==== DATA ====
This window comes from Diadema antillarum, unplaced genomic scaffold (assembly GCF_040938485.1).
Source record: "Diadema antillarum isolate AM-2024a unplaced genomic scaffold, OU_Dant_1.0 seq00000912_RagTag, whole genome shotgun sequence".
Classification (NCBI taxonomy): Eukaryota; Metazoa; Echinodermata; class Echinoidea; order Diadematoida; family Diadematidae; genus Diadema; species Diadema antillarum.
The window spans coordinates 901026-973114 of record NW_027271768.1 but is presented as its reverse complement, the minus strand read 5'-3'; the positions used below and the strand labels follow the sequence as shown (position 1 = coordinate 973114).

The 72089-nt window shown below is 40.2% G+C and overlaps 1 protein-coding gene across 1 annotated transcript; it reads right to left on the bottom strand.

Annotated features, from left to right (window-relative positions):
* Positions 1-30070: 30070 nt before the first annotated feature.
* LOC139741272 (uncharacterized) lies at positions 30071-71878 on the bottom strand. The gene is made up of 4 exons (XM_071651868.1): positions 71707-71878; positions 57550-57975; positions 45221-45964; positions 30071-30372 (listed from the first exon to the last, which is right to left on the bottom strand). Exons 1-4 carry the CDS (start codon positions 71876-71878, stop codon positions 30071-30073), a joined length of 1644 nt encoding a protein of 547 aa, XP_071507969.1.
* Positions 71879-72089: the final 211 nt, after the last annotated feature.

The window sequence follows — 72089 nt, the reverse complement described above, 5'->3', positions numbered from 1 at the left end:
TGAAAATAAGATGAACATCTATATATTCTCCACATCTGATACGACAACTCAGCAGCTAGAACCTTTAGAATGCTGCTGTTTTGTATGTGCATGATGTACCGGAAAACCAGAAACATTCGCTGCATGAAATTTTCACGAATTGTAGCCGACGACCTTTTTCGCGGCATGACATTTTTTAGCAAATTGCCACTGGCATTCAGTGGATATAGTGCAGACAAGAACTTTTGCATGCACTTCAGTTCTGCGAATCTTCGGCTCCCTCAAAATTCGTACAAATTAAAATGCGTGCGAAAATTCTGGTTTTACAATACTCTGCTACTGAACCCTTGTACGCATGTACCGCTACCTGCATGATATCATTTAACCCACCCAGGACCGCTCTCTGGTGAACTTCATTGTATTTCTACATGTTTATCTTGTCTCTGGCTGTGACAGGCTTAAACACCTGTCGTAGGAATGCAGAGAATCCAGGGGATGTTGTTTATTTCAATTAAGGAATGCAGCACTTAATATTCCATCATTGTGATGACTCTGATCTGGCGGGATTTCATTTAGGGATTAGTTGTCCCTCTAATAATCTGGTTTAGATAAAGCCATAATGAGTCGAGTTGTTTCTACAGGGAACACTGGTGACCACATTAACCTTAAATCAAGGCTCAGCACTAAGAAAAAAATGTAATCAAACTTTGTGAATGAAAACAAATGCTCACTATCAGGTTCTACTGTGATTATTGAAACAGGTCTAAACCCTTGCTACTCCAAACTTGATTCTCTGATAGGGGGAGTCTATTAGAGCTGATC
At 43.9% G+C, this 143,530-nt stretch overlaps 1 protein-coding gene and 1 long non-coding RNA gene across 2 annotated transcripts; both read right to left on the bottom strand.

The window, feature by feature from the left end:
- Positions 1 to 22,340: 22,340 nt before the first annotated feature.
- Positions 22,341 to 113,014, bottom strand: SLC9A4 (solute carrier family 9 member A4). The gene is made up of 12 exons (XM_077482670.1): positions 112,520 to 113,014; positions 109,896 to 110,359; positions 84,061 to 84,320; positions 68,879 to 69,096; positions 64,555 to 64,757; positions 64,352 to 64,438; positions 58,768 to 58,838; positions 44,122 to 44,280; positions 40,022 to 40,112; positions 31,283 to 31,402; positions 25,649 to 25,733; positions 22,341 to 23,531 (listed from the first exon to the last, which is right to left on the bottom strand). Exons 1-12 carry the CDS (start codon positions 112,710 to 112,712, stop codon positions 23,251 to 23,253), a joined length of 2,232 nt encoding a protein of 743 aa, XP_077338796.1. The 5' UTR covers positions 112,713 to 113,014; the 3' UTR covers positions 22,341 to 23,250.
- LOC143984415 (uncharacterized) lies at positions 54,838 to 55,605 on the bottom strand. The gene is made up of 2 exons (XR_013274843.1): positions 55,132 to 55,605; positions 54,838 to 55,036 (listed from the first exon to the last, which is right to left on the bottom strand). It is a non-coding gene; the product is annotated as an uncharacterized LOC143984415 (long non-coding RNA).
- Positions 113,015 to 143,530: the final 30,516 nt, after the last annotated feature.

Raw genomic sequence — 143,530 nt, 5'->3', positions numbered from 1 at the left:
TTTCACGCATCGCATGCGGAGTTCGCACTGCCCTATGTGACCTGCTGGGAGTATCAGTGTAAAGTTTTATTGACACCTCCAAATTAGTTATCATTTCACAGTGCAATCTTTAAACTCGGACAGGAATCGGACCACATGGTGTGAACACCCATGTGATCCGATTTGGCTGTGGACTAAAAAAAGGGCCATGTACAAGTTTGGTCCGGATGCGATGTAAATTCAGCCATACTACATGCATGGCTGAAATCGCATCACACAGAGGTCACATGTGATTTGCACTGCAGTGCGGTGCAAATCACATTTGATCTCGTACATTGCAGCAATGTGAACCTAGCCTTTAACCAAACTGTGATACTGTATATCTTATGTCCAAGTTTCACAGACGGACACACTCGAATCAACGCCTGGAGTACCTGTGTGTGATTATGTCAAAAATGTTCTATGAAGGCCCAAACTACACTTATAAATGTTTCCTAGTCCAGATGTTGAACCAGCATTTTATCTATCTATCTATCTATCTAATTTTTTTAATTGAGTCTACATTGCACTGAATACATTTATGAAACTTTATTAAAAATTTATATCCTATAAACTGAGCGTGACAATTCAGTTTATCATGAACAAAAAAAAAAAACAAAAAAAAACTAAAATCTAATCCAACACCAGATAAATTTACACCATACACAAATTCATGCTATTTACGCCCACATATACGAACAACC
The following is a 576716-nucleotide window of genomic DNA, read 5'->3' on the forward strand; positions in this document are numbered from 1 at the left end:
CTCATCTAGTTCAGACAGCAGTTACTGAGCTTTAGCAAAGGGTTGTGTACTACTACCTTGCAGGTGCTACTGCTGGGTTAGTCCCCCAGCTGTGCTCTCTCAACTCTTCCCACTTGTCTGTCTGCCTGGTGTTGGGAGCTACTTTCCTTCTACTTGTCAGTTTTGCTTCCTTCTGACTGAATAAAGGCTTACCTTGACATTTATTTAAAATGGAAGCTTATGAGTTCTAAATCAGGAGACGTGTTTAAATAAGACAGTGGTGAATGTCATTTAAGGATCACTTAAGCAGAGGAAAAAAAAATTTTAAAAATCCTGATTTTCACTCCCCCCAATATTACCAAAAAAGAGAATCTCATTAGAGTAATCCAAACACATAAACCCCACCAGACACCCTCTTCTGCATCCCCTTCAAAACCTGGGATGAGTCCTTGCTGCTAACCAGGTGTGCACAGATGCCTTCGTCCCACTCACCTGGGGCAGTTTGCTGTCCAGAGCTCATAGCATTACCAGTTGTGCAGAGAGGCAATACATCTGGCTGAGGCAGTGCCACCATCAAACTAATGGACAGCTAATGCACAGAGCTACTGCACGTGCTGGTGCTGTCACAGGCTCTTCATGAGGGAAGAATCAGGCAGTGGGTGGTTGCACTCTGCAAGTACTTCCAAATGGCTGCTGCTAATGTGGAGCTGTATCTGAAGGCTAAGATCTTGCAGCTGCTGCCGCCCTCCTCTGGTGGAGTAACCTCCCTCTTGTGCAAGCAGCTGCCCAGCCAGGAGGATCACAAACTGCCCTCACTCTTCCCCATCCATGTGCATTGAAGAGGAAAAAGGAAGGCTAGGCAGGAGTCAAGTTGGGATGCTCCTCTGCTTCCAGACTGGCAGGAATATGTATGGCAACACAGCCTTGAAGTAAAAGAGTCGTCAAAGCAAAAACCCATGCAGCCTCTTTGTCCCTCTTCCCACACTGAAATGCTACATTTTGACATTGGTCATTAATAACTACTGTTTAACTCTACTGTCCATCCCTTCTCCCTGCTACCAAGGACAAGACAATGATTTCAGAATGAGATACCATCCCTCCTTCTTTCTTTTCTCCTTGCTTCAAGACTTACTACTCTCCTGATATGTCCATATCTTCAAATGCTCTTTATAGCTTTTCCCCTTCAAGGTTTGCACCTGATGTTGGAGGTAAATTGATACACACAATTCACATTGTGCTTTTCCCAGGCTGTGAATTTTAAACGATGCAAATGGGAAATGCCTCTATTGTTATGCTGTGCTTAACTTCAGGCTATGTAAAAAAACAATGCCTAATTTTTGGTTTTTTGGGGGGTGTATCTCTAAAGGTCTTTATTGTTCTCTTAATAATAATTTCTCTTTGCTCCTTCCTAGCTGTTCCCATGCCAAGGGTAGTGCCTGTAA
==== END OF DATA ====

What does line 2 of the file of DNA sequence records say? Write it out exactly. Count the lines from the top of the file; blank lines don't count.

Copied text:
Source record: "Diadema antillarum isolate AM-2024a unplaced genomic scaffold, OU_Dant_1.0 seq00000912_RagTag, whole genome shotgun sequence".